Zé Burns | Blog

Author Interview: Douglas Hackle

Amy M. Vaughn, bizarro author and friend of the blog, describes Douglas Hackle as “the best bizarro absurdist in the business.” He is the author of two short novels and two collections and was nominated for the Wonderland Award.

I discovered Hackle’s work in the Red volume of The Bizarro Starter Kit and soon encountered him on Twitter. When my first How To Grow Bizarro post came out, he offered his sagely opinion, which I included in Part Two. In that article, I described him a “big fish in the bizarro pond” to which he assured me that he was only “terror algae.”

Here’s our interview. I hope you enjoy!

ZÉ BURNS: When did you start writing?

DOUGLAS HACKLE: First or second grade. I think I wrote, illustrated, and stapled together at least several “books” before I was ten, most of them fantasy- and space-themed “choose your own adventure” stories full of monsters.

ZB: Who are your influences?

DH: Barker, Beckett, Borges, Brautigan, Carroll, Coetzee, Gaiman, Kafka, King, Ligotti, Link, Little, Lovecraft, Melville, McCarthy, O’Connor, Poe, Seuss, and Silverstein, to name a few writers. Miscellaneous other influences include David Lynch, Hayao Miyazaki, Sam Raimi, Takashi Miike, John Carpenter, Crispin Glover, Pee-wee Herman, Tim and Eric, Salvador Dalí, Joan Cornellà, Chucky, Chuck E. Cheese, and Chuck Norris.

ZB: How would you describe your writing style?

DH: I suppose absurdist is as good a term as any. For most of my stuff, you could also add “horror comedy” to that designation. So maybe neo-absurdist horror comedy? Works for me. But I suppose that phrase by itself doesn’t tell you much.

There’s a certain inhumanity to my writing, and by that I mean an intentional disregard for the usual human concerns that continually crop up in the works of most other writers on the planet—including many writers of weird/bizarre fiction—things like human connection, love, morality, ethics, justice, politics, redemption, perseverance, exploration of the darker aspects of humanity, the search for meaning/truth in the universe, etc. That disregard, I believe, opens up novel, engaging, entirely unpredictable narrative possibilities that are not attainable in more conventional/“human” modes of writing. And that’s not to say that such human concerns/themes are entirely absent from my writing, only that they generally take a far back seat to the absurd play of the narrative.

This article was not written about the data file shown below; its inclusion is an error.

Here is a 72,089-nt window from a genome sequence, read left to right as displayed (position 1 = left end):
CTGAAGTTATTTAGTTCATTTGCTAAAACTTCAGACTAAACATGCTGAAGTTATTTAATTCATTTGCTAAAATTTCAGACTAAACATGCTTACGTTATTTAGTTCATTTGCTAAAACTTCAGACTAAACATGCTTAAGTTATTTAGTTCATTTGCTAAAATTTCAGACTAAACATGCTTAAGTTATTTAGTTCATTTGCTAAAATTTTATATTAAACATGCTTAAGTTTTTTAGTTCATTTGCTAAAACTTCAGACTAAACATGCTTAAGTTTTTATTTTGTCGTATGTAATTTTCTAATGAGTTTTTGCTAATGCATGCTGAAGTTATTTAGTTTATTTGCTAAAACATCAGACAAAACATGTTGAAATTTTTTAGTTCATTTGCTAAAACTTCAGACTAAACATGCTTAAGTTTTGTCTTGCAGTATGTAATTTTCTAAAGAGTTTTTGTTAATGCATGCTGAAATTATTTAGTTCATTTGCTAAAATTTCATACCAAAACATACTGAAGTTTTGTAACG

I’ve also described my writing on other occasions as being “recklessly silly,” and I think that’s still an accurate statement. Outright, unapologetic silliness—as an artistic tone or style—enjoys considerable more acceptance in the TV/film realm than in the world of prose fiction. In fact, for many adult readers out there, including those who seek out “weird” fiction, silly is a bad word. In book reviews, the term “silly” is almost never used as a compliment. For me, silly is not a bad word; I wholeheartedly embrace silliness, along with its close cousin, nonsense. I also increasingly find the act of making sense to be overdone and overrated.

And that’s okay. Because luckily for the readers of the world, there exists an overwhelmingly vast and constantly growing catalogue of books written by authors who went (and will go) to great pains to achieve acceptable levels of verisimilitude; plausibility of narrative; continuity of plot, setting, and character; believability of character motivation, etc.—in a word, books that make sense and generally avoid silly-level absurdity at all costs. In other words, the world doesn’t need me to write those kinds of sense-making books crafted with humanity and “heart,” etc. Other cats have that covered well enough. KnowwhatI’msayin’, my tiny little son?